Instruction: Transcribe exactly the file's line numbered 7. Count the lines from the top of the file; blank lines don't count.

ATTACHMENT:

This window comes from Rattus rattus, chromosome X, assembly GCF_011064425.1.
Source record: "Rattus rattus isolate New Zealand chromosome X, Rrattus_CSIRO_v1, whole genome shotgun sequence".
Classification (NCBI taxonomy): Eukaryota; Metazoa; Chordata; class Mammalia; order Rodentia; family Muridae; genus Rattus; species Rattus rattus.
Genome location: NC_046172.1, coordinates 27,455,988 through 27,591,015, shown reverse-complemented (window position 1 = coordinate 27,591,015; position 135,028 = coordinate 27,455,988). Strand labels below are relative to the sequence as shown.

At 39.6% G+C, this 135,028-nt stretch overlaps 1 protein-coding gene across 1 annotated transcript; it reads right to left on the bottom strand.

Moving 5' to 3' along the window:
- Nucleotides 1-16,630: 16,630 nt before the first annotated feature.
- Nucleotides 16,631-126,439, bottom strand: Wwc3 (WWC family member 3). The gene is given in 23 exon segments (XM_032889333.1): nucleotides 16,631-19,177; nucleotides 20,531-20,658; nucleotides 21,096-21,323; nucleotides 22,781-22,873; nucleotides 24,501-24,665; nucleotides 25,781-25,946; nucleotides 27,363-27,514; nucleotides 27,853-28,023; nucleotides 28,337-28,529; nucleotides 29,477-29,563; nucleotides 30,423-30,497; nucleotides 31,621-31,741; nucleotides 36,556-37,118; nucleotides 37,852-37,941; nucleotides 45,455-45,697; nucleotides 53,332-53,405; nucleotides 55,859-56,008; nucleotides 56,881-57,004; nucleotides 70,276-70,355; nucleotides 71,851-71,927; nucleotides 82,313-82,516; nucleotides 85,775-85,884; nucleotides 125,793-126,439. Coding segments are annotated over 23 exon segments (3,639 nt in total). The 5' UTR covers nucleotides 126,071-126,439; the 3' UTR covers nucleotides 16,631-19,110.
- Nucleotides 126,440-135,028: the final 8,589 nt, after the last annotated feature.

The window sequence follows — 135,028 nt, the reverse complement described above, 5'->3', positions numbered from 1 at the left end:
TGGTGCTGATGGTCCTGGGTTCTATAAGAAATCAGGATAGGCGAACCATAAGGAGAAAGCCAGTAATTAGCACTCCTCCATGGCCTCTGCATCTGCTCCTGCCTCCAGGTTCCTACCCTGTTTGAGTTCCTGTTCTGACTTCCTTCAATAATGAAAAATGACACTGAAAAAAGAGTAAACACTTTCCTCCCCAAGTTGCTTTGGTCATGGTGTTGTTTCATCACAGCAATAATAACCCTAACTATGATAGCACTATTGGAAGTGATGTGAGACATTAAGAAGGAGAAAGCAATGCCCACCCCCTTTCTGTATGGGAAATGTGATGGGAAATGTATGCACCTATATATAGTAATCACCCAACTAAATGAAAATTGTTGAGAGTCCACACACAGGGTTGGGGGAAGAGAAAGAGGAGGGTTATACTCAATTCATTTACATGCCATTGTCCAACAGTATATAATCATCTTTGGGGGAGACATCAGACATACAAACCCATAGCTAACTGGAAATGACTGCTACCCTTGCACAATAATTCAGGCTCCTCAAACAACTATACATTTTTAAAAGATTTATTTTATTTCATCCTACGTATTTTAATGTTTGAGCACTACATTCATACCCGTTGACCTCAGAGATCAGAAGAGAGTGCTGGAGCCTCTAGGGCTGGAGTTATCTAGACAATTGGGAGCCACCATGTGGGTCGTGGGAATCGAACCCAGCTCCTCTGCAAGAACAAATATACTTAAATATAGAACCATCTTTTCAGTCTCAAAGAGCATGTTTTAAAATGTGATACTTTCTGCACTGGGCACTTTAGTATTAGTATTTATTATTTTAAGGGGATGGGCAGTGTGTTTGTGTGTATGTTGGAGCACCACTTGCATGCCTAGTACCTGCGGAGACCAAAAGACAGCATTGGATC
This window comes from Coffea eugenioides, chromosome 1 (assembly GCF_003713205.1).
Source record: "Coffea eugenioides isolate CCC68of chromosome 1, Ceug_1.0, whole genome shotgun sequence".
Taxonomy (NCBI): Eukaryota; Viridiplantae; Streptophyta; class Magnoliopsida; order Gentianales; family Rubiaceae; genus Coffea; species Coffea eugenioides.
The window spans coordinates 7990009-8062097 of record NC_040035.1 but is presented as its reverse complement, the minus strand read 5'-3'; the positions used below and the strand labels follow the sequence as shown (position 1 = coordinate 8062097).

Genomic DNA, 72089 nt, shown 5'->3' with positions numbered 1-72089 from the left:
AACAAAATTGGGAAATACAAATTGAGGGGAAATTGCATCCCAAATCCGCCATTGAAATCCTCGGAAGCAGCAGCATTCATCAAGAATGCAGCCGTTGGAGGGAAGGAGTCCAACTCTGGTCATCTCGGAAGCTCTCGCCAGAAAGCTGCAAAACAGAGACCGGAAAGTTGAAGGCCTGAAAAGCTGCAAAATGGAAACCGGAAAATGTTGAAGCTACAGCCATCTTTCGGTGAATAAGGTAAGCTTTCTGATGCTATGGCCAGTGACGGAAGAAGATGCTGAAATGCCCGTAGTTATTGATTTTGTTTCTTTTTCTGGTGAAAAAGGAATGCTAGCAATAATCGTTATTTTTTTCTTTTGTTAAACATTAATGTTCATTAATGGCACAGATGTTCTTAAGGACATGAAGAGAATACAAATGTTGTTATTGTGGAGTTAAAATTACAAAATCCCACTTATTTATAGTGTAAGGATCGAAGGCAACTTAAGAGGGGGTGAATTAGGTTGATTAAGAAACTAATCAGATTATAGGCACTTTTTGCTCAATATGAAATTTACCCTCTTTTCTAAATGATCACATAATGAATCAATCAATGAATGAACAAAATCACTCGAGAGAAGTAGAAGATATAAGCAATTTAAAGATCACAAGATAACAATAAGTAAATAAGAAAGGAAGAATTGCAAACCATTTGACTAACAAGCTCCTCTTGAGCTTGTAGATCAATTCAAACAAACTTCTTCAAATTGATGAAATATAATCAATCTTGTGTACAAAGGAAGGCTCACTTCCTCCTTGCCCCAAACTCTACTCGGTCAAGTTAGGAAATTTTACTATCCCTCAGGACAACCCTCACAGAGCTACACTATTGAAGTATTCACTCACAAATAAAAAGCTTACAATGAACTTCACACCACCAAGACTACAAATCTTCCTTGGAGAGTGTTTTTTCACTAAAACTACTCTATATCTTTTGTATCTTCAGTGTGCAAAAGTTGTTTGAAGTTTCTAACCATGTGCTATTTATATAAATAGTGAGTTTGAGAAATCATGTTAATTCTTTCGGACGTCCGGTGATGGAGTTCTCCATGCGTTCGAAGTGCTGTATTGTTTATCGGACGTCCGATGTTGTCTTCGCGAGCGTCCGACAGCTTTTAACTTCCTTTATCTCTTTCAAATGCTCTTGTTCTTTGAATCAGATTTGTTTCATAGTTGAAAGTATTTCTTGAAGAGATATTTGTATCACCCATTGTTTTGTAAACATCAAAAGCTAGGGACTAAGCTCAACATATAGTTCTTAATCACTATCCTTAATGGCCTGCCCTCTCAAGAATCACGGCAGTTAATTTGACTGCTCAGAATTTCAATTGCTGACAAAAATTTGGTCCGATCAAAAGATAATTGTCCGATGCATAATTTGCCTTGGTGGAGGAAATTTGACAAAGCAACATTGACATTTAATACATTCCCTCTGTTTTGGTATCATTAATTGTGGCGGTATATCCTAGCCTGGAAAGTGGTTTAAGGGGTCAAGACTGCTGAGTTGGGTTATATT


- Nucleotides 1-16,630: 16,630 nt before the first annotated feature.